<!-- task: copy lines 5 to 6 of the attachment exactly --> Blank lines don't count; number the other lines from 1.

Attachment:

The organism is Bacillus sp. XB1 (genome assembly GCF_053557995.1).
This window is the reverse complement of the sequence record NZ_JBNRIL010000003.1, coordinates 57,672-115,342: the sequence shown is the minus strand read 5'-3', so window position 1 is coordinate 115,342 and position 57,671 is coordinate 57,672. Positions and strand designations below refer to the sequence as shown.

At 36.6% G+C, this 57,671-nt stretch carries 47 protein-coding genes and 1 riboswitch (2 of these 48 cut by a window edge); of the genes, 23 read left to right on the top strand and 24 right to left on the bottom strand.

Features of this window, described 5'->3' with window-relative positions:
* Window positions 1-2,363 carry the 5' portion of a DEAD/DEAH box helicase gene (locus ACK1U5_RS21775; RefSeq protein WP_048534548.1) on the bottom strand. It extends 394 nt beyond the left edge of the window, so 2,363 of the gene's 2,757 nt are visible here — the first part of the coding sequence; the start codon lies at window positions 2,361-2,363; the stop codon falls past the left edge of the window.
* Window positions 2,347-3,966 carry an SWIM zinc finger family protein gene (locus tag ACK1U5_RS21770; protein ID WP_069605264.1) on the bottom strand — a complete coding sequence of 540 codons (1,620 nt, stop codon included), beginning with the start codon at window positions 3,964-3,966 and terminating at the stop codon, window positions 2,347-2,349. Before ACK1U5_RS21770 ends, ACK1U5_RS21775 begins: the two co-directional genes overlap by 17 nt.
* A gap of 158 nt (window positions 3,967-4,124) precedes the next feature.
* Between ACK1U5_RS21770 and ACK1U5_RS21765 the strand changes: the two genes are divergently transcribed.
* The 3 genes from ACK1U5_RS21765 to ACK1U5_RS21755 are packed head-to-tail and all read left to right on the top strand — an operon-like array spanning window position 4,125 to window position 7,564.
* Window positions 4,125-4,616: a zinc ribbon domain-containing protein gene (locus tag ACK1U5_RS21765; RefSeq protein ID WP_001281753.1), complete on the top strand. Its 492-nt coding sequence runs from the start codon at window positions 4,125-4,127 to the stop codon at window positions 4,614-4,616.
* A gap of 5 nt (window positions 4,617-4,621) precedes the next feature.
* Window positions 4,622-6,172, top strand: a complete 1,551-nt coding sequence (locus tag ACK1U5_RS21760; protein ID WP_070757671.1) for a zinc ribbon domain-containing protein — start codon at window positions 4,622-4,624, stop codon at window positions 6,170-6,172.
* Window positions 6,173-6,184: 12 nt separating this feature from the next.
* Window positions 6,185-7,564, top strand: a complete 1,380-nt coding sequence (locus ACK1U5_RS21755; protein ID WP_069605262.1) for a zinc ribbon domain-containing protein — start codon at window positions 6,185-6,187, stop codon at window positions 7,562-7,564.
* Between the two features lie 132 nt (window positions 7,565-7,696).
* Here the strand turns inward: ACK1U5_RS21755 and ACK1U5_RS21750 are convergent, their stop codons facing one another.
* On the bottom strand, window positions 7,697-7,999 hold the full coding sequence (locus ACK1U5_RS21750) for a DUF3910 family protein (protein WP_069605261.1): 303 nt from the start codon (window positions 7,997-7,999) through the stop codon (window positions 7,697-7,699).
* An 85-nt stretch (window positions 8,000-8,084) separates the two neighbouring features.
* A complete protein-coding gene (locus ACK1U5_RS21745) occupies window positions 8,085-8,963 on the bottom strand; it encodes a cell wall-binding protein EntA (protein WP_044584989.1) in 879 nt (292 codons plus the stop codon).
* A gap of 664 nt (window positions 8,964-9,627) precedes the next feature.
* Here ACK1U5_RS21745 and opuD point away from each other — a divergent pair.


* Window positions 1-2,363 carry the 5' portion of a DEAD/DEAH box helicase gene (locus ACK1U5_RS21775; RefSeq protein WP_048534548.1) on the bottom strand. It extends 394 nt beyond the left edge of the window, so 2,363 of the gene's 2,757 nt are visible here — the first part of the coding sequence; the start codon lies at window positions 2,361-2,363; the stop codon falls past the left edge of the window.
* Window positions 2,347-3,966 carry an SWIM zinc finger family protein gene (locus tag ACK1U5_RS21770; protein ID WP_069605264.1) on the bottom strand — a complete coding sequence of 540 codons (1,620 nt, stop codon included), beginning with the start codon at window positions 3,964-3,966 and terminating at the stop codon, window positions 2,347-2,349. Before ACK1U5_RS21770 ends, ACK1U5_RS21775 begins: the two co-directional genes overlap by 17 nt.